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new board of directors told Newsnight they have launched a

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review. The skills funding agency says it is

:14:53.:15:13.

currently investigating allegations against Elmfield. The company is not

:15:13.:15:17.

allowed to take on any new business for the moment. But Elmfield has

:15:17.:15:24.

already earned more than £60 million from Morrisons apprentices. Half of

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already earned more than £60 million whom never completed the course.

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What has become of all that taxpayers' cash? The company used

:15:30.:15:34.

some to buy expensive houses like this one and this one - home to Mr

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Syddall's daughter. He says she pays full market rent. He lives next door

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and took a dividend of £1 million in 2012, the same year his -- company

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said it had a loss. Shouldn't the Government scrutinise whether this

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was taxpayers' money well spent? We asked if a minister from the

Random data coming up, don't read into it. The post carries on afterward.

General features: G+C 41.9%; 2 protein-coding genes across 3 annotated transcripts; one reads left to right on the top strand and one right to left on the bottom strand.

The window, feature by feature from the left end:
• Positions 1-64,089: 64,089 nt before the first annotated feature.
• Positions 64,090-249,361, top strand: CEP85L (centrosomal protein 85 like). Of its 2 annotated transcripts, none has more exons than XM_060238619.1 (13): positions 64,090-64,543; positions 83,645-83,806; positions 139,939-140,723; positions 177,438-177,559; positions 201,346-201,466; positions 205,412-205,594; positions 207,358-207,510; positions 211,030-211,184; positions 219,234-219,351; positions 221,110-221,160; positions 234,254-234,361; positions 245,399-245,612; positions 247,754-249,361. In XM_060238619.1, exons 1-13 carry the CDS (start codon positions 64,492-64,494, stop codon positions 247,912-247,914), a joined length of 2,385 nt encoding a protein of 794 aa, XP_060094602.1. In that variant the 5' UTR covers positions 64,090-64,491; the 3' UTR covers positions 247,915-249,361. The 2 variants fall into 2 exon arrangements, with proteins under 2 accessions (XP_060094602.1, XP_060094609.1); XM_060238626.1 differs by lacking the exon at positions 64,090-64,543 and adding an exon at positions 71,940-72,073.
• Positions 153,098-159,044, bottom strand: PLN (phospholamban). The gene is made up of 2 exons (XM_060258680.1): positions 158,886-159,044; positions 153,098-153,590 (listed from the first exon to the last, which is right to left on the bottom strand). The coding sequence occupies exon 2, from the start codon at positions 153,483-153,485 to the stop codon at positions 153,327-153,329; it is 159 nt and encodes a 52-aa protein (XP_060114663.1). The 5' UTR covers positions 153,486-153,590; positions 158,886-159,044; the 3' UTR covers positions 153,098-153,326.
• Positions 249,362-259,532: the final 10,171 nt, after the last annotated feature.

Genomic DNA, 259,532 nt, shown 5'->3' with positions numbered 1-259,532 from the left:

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department of business could join us to discuss this, but no-one was

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available this evening. After Ed Miliband's conference address last

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week, the joke doing the rounds from those on the right is he had given

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the longest suicide speech in history. It with us a reference to

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the 1983 Labour manifesto, to which they claimed he had just returned.

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The starting gun for the general election is now fired. The question

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for the next 18 months is this - has a real ideological divide opened up